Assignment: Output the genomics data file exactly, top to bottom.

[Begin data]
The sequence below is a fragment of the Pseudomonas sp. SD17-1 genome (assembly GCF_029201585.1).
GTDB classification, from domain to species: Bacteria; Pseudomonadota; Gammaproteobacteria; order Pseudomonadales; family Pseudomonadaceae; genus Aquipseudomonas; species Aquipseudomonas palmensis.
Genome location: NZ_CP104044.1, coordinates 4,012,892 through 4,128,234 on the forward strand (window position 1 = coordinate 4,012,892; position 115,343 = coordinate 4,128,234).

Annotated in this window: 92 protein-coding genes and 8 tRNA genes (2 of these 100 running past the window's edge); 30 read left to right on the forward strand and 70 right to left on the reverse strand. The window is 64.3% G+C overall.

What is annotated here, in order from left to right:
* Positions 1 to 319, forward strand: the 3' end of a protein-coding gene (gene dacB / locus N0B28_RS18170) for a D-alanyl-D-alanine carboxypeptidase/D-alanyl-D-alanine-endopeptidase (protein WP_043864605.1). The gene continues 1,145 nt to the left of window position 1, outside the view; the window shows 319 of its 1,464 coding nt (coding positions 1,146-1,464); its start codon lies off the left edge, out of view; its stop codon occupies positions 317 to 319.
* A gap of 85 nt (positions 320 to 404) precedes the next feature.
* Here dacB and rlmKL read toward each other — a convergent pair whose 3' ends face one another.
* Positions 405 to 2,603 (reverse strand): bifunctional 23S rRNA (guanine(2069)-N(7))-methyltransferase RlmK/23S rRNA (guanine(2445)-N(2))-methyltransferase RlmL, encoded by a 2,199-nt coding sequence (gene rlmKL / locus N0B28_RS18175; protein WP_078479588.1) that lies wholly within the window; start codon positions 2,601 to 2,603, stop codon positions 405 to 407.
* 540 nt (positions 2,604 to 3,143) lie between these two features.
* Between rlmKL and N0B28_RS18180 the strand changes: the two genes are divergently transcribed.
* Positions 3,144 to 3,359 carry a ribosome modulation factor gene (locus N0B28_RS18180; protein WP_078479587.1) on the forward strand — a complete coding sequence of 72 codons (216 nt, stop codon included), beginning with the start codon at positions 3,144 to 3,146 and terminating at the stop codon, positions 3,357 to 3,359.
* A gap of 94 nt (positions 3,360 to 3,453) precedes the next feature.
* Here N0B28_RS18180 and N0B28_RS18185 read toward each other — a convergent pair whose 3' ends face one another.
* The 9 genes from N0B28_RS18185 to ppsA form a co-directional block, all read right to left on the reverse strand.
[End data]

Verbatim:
The sequence below is a fragment of the Pseudomonas sp. SD17-1 genome (assembly GCF_029201585.1).
GTDB classification, from domain to species: Bacteria; Pseudomonadota; Gammaproteobacteria; order Pseudomonadales; family Pseudomonadaceae; genus Aquipseudomonas; species Aquipseudomonas palmensis.
Genome location: NZ_CP104044.1, coordinates 4,012,892 through 4,128,234 on the forward strand (window position 1 = coordinate 4,012,892; position 115,343 = coordinate 4,128,234).

Annotated in this window: 92 protein-coding genes and 8 tRNA genes (2 of these 100 running past the window's edge); 30 read left to right on the forward strand and 70 right to left on the reverse strand. The window is 64.3% G+C overall.

What is annotated here, in order from left to right:
* Positions 1 to 319, forward strand: the 3' end of a protein-coding gene (gene dacB / locus N0B28_RS18170) for a D-alanyl-D-alanine carboxypeptidase/D-alanyl-D-alanine-endopeptidase (protein WP_043864605.1). The gene continues 1,145 nt to the left of window position 1, outside the view; the window shows 319 of its 1,464 coding nt (coding positions 1,146-1,464); its start codon lies off the left edge, out of view; its stop codon occupies positions 317 to 319.
* A gap of 85 nt (positions 320 to 404) precedes the next feature.
* Here dacB and rlmKL read toward each other — a convergent pair whose 3' ends face one another.
* Positions 405 to 2,603 (reverse strand): bifunctional 23S rRNA (guanine(2069)-N(7))-methyltransferase RlmK/23S rRNA (guanine(2445)-N(2))-methyltransferase RlmL, encoded by a 2,199-nt coding sequence (gene rlmKL / locus N0B28_RS18175; protein WP_078479588.1) that lies wholly within the window; start codon positions 2,601 to 2,603, stop codon positions 405 to 407.
* 540 nt (positions 2,604 to 3,143) lie between these two features.
* Between rlmKL and N0B28_RS18180 the strand changes: the two genes are divergently transcribed.
* Positions 3,144 to 3,359 carry a ribosome modulation factor gene (locus N0B28_RS18180; protein WP_078479587.1) on the forward strand — a complete coding sequence of 72 codons (216 nt, stop codon included), beginning with the start codon at positions 3,144 to 3,146 and terminating at the stop codon, positions 3,357 to 3,359.
* A gap of 94 nt (positions 3,360 to 3,453) precedes the next feature.
* Here N0B28_RS18180 and N0B28_RS18185 read toward each other — a convergent pair whose 3' ends face one another.
* The 9 genes from N0B28_RS18185 to ppsA form a co-directional block, all read right to left on the reverse strand.